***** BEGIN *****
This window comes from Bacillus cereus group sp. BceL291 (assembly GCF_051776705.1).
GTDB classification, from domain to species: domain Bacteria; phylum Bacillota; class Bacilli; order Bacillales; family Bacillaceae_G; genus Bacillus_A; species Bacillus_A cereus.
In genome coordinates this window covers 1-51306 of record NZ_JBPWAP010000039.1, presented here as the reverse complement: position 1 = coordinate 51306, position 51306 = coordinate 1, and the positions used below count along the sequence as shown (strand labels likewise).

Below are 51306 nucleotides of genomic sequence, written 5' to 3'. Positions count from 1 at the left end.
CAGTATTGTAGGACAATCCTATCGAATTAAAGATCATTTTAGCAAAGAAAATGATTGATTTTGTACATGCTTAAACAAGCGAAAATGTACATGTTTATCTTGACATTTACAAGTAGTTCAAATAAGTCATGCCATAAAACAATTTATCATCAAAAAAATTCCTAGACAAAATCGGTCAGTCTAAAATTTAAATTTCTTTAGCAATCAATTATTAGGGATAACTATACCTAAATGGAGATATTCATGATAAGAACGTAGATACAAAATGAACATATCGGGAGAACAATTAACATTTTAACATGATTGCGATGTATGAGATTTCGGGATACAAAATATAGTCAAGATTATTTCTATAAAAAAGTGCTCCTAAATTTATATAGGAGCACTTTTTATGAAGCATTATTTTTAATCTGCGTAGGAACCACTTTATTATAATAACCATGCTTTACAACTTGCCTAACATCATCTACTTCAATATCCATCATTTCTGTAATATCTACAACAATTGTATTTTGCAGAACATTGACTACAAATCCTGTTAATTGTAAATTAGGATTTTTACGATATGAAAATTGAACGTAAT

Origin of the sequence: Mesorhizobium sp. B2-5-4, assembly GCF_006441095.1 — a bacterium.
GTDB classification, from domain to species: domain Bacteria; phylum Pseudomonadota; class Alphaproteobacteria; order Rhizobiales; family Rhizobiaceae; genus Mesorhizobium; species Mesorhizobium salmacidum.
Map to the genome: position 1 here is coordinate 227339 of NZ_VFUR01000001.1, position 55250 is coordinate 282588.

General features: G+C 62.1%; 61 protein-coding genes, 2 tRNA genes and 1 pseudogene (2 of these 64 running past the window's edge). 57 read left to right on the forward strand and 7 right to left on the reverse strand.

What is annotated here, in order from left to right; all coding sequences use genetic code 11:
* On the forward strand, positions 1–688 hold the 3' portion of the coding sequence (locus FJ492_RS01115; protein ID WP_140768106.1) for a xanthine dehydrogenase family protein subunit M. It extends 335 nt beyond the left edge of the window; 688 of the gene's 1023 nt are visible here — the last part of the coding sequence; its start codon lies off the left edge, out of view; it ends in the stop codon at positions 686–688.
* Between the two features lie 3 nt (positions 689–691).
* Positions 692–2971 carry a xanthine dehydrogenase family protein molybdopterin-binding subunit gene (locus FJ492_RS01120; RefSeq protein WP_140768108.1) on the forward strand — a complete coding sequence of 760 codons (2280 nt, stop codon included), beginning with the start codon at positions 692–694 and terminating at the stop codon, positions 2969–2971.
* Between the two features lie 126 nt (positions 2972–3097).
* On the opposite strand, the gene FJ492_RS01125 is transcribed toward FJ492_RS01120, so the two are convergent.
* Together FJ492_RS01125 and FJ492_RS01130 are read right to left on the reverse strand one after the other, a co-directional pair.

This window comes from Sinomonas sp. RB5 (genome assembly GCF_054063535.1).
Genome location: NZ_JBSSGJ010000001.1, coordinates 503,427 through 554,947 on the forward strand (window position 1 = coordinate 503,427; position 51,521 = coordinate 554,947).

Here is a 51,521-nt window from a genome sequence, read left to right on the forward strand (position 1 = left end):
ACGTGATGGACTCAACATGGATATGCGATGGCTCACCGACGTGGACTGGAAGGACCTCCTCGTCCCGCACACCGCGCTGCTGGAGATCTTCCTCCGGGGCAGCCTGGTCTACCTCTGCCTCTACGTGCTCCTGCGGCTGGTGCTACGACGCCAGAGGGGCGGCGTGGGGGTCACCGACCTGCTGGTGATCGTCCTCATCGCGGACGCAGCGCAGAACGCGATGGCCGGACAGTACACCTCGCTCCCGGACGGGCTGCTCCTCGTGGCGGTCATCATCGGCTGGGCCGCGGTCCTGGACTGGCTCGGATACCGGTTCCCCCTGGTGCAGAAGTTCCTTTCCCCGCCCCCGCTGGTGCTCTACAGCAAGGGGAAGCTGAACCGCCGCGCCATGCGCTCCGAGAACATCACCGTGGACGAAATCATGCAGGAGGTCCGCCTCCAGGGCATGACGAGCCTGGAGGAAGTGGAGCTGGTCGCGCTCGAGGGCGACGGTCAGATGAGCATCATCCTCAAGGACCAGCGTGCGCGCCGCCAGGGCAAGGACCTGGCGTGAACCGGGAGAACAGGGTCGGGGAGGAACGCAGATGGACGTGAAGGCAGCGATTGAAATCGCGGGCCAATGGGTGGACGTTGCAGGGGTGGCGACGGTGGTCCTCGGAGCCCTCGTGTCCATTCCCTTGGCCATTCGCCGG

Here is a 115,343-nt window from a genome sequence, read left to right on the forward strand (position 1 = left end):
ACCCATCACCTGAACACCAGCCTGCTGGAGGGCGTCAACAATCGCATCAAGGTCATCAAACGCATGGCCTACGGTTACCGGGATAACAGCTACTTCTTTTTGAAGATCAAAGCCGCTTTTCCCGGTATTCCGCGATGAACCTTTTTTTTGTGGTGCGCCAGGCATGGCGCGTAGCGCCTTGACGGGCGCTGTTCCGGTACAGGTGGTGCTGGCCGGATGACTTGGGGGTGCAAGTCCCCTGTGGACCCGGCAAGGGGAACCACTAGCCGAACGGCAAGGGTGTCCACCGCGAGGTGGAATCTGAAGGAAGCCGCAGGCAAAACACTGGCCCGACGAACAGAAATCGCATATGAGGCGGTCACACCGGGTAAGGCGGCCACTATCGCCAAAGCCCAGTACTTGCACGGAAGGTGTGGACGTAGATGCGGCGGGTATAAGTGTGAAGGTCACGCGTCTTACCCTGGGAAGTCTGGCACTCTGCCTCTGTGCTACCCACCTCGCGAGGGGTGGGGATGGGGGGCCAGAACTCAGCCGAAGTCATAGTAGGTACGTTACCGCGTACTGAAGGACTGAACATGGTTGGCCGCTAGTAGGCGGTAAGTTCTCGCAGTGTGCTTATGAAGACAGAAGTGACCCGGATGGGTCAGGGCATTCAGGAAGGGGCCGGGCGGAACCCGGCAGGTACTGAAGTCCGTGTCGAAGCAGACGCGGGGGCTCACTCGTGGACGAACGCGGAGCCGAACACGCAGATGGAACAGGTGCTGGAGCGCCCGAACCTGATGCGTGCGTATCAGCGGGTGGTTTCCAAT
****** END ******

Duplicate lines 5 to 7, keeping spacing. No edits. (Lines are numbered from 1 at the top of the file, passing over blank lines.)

CAGTATTGTAGGACAATCCTATCGAATTAAAGATCATTTTAGCAAAGAAAATGATTGATTTTGTACATGCTTAAACAAGCGAAAATGTACATGTTTATCTTGACATTTACAAGTAGTTCAAATAAGTCATGCCATAAAACAATTTATCATCAAAAAAATTCCTAGACAAAATCGGTCAGTCTAAAATTTAAATTTCTTTAGCAATCAATTATTAGGGATAACTATACCTAAATGGAGATATTCATGATAAGAACGTAGATACAAAATGAACATATCGGGAGAACAATTAACATTTTAACATGATTGCGATGTATGAGATTTCGGGATACAAAATATAGTCAAGATTATTTCTATAAAAAAGTGCTCCTAAATTTATATAGGAGCACTTTTTATGAAGCATTATTTTTAATCTGCGTAGGAACCACTTTATTATAATAACCATGCTTTACAACTTGCCTAACATCATCTACTTCAATATCCATCATTTCTGTAATATCTACAACAATTGTATTTTGCAGAACATTGACTACAAATCCTGTTAATTGTAAATTAGGATTTTTACGATATGAAAATTGAACGTAAT

Origin of the sequence: Mesorhizobium sp. B2-5-4, assembly GCF_006441095.1 — a bacterium.
GTDB classification, from domain to species: domain Bacteria; phylum Pseudomonadota; class Alphaproteobacteria; order Rhizobiales; family Rhizobiaceae; genus Mesorhizobium; species Mesorhizobium salmacidum.